4. Make connections outside social media

That last point highlights a broader truth: finding work via social media alone is often a hiding to nothing. There’s so much noise here that it’s easy for your message to get lost or ignored. This is why combining social media activity with old-school methods is an approach more and more are taking in 2022.

“Social media very much feels like a lottery versus the more tangible connections you can make with real-life people,” says illustrator Amy Lauren. “Even an email updating an individual person on my work has been more reliable than a flash in the pan on my social links.”

Designer Megan Vickers agrees. “Honestly, social media is a weird one in terms of engagement,” she says. “I feel like it really is a lottery because sometimes I can post the same thing on Twitter, Instagram and LinkedIn, and they all have different levels of success. So I think moving to a place where you can control what is seen is the way forward at the moment, in terms of websites or Behance. Social media is great for promotion, but can’t be the only form of promotion.”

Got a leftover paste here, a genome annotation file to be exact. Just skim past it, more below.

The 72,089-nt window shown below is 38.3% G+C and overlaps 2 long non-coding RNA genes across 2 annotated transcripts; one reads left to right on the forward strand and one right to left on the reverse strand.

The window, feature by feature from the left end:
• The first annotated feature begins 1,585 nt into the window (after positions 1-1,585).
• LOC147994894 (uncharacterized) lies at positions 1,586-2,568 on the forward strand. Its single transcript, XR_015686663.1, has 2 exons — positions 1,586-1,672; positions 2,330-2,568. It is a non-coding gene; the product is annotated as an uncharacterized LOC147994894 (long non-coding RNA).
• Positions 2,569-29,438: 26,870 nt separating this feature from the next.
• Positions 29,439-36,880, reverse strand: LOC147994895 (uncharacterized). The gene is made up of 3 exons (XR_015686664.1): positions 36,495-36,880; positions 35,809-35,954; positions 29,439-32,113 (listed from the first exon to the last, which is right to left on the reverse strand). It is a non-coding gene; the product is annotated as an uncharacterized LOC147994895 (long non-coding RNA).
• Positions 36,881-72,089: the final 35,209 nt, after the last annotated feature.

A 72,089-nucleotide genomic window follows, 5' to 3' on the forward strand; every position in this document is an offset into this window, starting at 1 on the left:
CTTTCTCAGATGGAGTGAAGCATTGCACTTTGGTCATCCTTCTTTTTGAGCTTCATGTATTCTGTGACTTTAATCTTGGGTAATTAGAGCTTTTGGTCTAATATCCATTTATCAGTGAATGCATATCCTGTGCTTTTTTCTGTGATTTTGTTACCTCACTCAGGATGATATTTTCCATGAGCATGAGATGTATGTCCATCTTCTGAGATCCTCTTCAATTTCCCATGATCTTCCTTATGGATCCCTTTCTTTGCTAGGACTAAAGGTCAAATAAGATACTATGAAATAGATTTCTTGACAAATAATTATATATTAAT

“With social media, we easily forget that we’re using someone else’s free offered facility,” points out printmaker and graphic designer Paul Wolterink. “It may feel satisfying and autonomous, but of course, we’re just padding out their wallets. So, I think it’s important to always have your own website, as a rock in the surf, where you are the dealer.”

In short, as we’ve said on Creative Boom for some time now, building your own platforms is important. Those may be subscriber lists, newsletters, or websites – but whatever they are, they’re yours alone, which means you’re in control. For more ideas, read our marketing guide for freelancers fed up with Instagram).

5. Revisit traditional methods